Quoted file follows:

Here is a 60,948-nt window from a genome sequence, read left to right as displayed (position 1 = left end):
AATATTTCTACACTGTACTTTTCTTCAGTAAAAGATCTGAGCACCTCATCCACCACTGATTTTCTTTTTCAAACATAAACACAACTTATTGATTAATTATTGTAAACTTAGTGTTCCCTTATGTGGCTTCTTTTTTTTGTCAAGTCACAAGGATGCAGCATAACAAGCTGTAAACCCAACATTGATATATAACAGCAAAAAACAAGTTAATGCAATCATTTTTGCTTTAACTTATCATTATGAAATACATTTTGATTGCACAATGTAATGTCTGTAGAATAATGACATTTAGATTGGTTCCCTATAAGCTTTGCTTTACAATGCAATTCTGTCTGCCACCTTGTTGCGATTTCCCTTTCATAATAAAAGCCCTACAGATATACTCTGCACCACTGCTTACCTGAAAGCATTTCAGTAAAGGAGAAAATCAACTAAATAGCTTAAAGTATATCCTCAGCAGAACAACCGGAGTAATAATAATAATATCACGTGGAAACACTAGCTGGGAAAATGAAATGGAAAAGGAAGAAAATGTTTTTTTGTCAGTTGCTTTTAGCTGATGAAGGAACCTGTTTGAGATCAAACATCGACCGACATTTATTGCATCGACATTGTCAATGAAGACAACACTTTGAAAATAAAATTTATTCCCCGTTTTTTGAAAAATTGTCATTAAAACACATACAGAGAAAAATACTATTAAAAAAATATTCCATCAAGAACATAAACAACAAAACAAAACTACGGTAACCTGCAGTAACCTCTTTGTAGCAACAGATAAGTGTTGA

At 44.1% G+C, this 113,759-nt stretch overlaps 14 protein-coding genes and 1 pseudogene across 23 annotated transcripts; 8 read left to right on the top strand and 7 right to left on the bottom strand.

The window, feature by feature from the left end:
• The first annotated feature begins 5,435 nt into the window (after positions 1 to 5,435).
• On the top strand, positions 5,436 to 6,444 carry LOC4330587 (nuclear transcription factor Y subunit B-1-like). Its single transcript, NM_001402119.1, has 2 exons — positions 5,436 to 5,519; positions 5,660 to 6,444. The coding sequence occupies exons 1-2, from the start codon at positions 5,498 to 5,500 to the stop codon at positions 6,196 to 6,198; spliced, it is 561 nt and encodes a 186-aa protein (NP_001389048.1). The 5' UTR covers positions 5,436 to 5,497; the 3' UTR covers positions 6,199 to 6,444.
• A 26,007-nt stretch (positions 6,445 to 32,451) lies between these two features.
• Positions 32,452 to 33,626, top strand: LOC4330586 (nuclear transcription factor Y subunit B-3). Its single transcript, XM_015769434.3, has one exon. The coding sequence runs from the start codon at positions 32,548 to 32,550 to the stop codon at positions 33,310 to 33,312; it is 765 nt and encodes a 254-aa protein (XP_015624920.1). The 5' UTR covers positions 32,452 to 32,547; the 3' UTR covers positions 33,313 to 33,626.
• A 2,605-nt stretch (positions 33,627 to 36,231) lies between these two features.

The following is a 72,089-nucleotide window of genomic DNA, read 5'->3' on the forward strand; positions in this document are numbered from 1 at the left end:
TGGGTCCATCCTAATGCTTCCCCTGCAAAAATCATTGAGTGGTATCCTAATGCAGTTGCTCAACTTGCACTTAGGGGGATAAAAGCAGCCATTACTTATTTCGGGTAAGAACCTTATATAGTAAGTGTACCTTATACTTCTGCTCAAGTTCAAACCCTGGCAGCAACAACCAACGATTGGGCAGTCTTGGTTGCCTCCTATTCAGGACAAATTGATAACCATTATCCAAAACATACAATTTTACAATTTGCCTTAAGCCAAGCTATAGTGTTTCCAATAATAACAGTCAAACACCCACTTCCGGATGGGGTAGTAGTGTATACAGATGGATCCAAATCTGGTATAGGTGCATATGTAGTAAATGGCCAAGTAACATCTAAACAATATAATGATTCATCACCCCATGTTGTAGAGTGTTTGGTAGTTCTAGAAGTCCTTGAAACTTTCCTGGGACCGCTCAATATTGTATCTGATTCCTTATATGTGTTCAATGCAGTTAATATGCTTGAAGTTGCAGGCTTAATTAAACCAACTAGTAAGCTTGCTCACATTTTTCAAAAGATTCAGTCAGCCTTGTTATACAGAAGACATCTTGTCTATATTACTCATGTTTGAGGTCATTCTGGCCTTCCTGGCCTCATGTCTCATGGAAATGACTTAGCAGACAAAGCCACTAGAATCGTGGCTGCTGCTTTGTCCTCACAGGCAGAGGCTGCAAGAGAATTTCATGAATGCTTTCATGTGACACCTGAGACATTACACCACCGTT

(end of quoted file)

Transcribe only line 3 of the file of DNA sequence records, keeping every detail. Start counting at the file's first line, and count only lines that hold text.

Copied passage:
At 44.1% G+C, this 113,759-nt stretch overlaps 14 protein-coding genes and 1 pseudogene across 23 annotated transcripts; 8 read left to right on the top strand and 7 right to left on the bottom strand.